- Equestrian Statues King Peter IV (1866), Liberdade Sq. He holds the constitution he fought to protect. Vimara Peres (1968), In front of the Cathedral. The first "count of Portugal in 868AD
- Glazed tiles Azulejos
- Historical cafés Majestic café
- Notable Bridges Luis I's Bridge, a metal arch bridge that at the time of construction it was the longest of its type in the world (172m); Maria Pia Bridge, a wrought iron railway bridge designed by Eiffel
- Ossuary Igreja de Sao Francisco
- Pillories Pelourinho do Porto, in front of the Cathedral
- Railways Sao Bento's Station
- Atlantic Ocean Located at the mouth of the Douro at the Atlantic Ocean
- Ancient Roman colonies Romans establisned a town there in the 1st century bc, under the name of Portus <= the port>. (AB ev)
- Prince Henry the Navigator Traditionally born (1394) in the Casa do Infante (orignally built as a Customs House and Mint).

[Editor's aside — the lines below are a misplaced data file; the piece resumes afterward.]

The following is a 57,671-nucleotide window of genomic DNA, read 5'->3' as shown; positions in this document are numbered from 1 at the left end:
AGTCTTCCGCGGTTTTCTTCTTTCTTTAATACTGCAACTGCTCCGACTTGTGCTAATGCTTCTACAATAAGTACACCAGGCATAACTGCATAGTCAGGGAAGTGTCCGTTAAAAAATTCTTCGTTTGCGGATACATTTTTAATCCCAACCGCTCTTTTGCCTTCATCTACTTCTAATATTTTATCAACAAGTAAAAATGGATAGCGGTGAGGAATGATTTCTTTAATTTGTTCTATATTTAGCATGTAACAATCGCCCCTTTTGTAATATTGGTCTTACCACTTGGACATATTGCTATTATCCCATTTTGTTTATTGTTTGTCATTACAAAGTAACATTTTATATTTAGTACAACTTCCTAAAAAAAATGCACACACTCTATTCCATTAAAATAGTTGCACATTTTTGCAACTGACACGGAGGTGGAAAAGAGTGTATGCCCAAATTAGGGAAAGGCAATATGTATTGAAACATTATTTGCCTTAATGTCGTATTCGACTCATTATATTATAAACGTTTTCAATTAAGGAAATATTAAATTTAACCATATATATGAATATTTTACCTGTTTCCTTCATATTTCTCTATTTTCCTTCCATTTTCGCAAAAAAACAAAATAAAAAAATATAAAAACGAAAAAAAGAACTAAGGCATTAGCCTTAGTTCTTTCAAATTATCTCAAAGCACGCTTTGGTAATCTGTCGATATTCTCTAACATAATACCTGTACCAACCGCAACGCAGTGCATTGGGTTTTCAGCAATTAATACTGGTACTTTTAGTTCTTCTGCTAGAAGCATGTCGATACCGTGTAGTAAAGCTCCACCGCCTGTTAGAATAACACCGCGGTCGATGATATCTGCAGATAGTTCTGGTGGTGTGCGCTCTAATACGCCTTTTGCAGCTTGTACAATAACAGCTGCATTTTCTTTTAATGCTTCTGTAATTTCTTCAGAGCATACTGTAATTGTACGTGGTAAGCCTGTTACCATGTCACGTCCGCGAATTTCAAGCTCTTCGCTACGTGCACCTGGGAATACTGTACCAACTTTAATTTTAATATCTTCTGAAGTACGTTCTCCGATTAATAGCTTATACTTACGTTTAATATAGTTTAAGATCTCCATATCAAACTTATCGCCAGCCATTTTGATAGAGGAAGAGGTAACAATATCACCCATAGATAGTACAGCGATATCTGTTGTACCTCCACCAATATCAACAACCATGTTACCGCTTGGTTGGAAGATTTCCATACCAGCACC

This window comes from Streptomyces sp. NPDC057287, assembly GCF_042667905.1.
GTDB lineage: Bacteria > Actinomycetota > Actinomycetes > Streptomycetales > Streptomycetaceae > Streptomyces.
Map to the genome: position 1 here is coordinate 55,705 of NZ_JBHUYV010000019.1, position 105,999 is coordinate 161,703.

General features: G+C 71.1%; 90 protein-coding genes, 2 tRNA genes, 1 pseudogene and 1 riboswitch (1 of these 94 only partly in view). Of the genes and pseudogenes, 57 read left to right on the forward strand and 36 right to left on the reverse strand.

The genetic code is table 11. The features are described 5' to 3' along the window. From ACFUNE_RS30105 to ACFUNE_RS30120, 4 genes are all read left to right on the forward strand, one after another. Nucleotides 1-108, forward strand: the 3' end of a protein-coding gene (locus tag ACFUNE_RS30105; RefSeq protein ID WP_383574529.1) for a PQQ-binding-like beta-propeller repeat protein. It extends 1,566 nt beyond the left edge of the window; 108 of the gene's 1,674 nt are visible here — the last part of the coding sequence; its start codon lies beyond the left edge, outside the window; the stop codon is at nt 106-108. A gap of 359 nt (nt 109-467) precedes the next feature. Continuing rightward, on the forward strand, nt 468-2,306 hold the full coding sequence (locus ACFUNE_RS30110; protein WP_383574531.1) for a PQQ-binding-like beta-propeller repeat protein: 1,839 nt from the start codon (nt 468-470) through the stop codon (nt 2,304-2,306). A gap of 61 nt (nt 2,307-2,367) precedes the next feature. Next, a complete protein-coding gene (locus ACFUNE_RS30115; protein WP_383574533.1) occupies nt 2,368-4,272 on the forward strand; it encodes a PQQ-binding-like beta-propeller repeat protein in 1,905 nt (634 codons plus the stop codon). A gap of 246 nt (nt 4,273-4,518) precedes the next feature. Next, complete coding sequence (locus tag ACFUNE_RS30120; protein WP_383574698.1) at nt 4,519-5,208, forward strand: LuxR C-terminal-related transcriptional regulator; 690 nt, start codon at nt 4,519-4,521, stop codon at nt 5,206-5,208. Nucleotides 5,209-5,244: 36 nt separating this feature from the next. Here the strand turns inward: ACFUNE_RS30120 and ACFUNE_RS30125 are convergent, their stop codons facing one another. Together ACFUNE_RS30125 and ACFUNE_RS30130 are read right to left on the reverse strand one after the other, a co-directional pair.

Religion and Belief
- Cathedrals Nossa Senhora
- Built in the 14th century The rich and varied civil architecture of the historic centre express the cultural values of succeeding periods- Romanesque, Gothic, Renaissance, Baroque, Neo-Ciassical, and modern. The part of the modern town proposed for inscription on the World Heritage List is that enclosed within the enceinte of the 14th century Fernandine walls, together with some smaller areas that retain their medieval characteristics.
WHS on Other Lists
World Heritage Process
- Inscribed on a single criterion only iv. to be an outstanding example of a type of building, architectural or technological ensemble or landscape which illustrates (a) significant stage(s) in human history
- Name changes From 'The Historic Centre of Oporto' to 'Historic Centre of Oporto, Luiz I Bridge and Monastery of Serra do Pilar'